During the summer, the cruise ship fleet surged past half a million berths of total capacity. The cruise industry is continuing to expand its horizons, and has seen strong newbuilding investment this year. Whilst many of the new ‘mega-ships’ will likely be heading to sunny climes, there have been developments at the small end of the sector too, for ships venturing forth to remote and often chilly destinations.
Arctic navigation was once the preserve of intrepid explorers. In 1848, British explorer Sir John Franklin set out on an ultimately doomed attempt to navigate the Northwest Passage. His abandoned ship, HMS Terror, was finally discovered this month in near-pristine condition in 80 feet of water off Canada’s King William Island. Today, Arctic navigation is potentially less hazardous, and while many modern cruise passengers are not always seen as the most adventurous of folk, rising demand for ‘expedition’ ships has been an interesting feature of cruise ship ordering this year. Nine such orders have been placed in 2016 to date, including some for voyages to the Poles, with other contracts for small vessels catering for the high-end, luxury market. Overall, vessels with less than 1,000 berths have accounted for half of the 26 cruise ship orders placed so far this year.
However, it has been the rapid expansion in the ‘mega-ship’ sizes that has recently pushed the cruise fleet over its new milestone, and underpinned the expansion in the cruise ship orderbook to a record 60 units of 142,922 berths at the start of September. Around 70% of berth capacity ordered this year has been accounted for by ships of 4,000 berths and above, with many of the major brands confirming contracts. Having expanded robustly by a CAGR of 4.3% p.a. in 2006-15, growth in the cruise fleet is now likely to accelerate in the next few years, as more ‘mega-ships’ are delivered. Cruise operators retain a positive market outlook, with increased passenger volumes in Asia expected to be a key driver of global cruise passenger growth. Some experts expect Chinese cruise passenger numbers to reach 3-4 million by 2020.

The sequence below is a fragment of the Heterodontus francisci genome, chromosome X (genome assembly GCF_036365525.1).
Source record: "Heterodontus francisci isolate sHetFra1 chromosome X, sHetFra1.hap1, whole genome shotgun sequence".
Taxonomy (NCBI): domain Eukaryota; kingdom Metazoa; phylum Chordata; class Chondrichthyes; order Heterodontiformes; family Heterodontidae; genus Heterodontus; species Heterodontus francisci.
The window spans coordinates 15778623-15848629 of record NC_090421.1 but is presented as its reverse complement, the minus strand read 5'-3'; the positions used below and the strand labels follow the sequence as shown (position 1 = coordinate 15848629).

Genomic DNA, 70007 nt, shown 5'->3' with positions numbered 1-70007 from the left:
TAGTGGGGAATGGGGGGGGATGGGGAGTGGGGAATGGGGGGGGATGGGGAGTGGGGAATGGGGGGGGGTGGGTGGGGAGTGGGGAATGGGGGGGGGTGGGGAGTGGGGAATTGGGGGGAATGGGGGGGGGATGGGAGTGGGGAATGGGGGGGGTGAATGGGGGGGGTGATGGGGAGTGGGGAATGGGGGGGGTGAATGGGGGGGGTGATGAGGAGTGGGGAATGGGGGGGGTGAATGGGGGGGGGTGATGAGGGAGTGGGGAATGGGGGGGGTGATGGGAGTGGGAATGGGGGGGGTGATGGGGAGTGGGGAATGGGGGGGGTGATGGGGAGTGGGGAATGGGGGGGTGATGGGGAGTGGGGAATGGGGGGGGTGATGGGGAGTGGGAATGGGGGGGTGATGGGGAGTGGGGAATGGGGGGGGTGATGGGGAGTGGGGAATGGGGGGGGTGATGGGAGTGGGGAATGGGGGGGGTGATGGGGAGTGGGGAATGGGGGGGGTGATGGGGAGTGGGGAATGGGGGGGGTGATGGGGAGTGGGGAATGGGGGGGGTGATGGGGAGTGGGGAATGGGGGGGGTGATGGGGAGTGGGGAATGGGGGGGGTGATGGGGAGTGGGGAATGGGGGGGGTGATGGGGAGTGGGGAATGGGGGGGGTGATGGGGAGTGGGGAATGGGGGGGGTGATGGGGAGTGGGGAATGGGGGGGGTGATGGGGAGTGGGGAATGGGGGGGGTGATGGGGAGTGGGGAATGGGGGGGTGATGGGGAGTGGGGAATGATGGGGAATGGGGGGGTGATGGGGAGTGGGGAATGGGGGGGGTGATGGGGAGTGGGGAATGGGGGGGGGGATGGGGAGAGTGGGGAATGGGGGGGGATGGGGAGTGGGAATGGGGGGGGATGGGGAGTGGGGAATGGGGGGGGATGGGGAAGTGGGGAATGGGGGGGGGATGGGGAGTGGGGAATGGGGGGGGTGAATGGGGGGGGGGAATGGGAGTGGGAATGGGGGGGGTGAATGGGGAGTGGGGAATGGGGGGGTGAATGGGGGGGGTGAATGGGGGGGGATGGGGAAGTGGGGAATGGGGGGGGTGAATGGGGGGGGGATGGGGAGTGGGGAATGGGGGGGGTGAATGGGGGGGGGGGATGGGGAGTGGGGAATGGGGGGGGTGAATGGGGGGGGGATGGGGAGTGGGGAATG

Overall, 2016 is a record year for investment in the cruise ship sector, with estimated investment in the year to date at $8.9 billion, already up nearly 50% on the previous high reached last year. A large number of orders are also in the pipeline and are likely to be confirmed in the coming years, which could add at least another 65,000 berths to the orderbook (nearly half of the current size of the orderbook). Given the extremely subdued level of ordering in other vessel sectors, the cruise sector has accounted for almost 50% of the total estimated value of newbuilding investment in the year to date, and provided support to the European yards who dominate in this sector.
So, despite weak conditions prevailing in many of the major volume markets, at least the sun is still shining on one part of the shipping industry. Whether you’re looking for a trip to some warmer latitudes or a voyage to a more bracing environment, the next phase for the cruise sector might not be plain sailing but it should be an adventure.
Source: ClarksonsPrevious Next
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